(Parenthetically, I hope you’re not offended that I kept the Great Eleven to myself for that crime bus tour and didn’t give you a chance to tell the tale. The truth of the matter is that I fell a bit in love with Willa, and didn’t want to share her. I think you understand the feeling.)

Joan Renner: I understand very well becoming attached to some of the people we run across in our research. I’m half in love with a crazy multiple murderer myself! But speaking of research, in your novel Ray refers to “the myth” of his relationship with Cissy. What inspired you to deviate from the romanticized version of their story that has so often been told?

Kim Cooper: Like many fans of the writer, I have long been charmed by the narrative of Ray’s deep affection for Cissy, despite their large age difference and her inability to fit in with his Hollywood colleagues. But when new research casts a fresh perspective on a familiar story, I’m always eager to see where truth and fiction meet.

A few years back Loren Latker, who maintains the Shamus Town website and who was instrumental in the successful legal plea to finally put Cissy Chandler’s forgotten cremains into her husband’s grave, set himself the task of going methodically through the chronological records of the County of Los Angeles for anything related to Raymond Chandler. These records are not digitally searchable, and no Chandler biographer had previously taken the time. Loren didn’t know what he might find, but like a panner for gold, thought it was worth looking.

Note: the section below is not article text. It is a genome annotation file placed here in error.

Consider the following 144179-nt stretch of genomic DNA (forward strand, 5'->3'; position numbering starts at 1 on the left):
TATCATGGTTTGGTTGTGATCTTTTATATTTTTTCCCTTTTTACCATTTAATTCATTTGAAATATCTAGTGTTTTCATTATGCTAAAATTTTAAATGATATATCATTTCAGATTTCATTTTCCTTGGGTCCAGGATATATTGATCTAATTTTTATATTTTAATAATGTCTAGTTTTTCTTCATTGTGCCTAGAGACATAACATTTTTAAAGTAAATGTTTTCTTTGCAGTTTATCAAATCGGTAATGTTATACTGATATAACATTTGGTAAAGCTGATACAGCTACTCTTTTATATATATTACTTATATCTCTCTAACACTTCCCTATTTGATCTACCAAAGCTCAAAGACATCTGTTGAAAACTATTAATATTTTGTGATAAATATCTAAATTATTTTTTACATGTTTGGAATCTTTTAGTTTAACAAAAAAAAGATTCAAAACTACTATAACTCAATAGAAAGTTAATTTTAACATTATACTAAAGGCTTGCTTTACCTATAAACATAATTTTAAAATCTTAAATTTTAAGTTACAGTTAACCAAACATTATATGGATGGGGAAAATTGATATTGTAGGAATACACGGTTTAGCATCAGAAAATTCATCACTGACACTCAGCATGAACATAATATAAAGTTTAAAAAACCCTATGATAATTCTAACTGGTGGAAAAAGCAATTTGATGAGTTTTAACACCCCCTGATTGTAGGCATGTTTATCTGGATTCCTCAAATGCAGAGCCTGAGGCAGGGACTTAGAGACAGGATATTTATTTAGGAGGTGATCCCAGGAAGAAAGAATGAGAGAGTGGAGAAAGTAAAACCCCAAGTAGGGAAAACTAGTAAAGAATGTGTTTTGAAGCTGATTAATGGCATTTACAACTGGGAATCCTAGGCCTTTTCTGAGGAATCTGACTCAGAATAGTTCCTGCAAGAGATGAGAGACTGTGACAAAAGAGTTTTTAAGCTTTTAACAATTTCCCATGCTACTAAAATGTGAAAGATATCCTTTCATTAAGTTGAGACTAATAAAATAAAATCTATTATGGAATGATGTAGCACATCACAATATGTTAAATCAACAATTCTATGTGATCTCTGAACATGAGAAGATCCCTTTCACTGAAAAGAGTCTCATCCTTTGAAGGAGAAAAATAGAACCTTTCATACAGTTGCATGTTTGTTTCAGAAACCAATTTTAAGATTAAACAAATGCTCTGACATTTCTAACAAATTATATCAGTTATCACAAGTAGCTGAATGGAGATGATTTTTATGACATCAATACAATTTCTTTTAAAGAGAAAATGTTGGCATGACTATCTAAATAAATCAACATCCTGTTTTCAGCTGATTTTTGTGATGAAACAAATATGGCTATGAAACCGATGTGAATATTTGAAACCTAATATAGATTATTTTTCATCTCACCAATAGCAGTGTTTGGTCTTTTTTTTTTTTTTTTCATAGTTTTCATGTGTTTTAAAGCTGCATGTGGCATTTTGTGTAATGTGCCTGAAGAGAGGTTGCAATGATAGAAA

Sure enough, he soon found a nugget: records from early 1930, documenting the formal separation of Ray and Cissy in their sixth year of marriage!

Since their marriage was breaking down at the exact time that the Great Eleven cult came into the public eye, if I was going to write truthfully about Raymond Chandler at home, troubles with Cissy had to be part of the story.

Joan Renner: In your novel Raymond Chandler’s relationship with his secretary, Muriel Fischer is a love story, but it is also the tale of a woman who discovers and embraces her independence. Would you mind telling the Deranged L.A. Crimes readers on whom Muriel is based?

Kim Cooper: The character of Muriel is inspired by our mutual friend, much missed, Dorothy Fisher. About twenty years after my book is set, the teenaged Dorothy was selected out of the secretarial pool at Paramount to be Chandler’s right hand girl. She had lovely, tender stories about their working relationship that she shared with us. These stories gave me insights into Chandler’s personality–and Dorothy’s character gave me insights into the kind of woman that Chandler was drawn to.

Joan Renner: All of the characters in your novel are finely drawn and fully realized portraits, and I sensed that you felt some affection even for the most reprehensible of them. I wonder, if you could be any character in The Kept Girl for one day who would you be?

Kim Cooper: Thank you, Joan– I’m glad you think so. Even before I thought about writing this novel, I worked hard seeking to understand the motivations of the various characters, to be better able to quickly describe their odd behaviors on the bus in a way that made sense to our passengers.

This is a very good question. Although I feel more of a personal affinity to other characters, if I could spend the day as one of them, I’d pick the policeman Tom James. My reasoning: he is the one person in the book who can move freely among all levels of society, and he visits all the most interesting locations.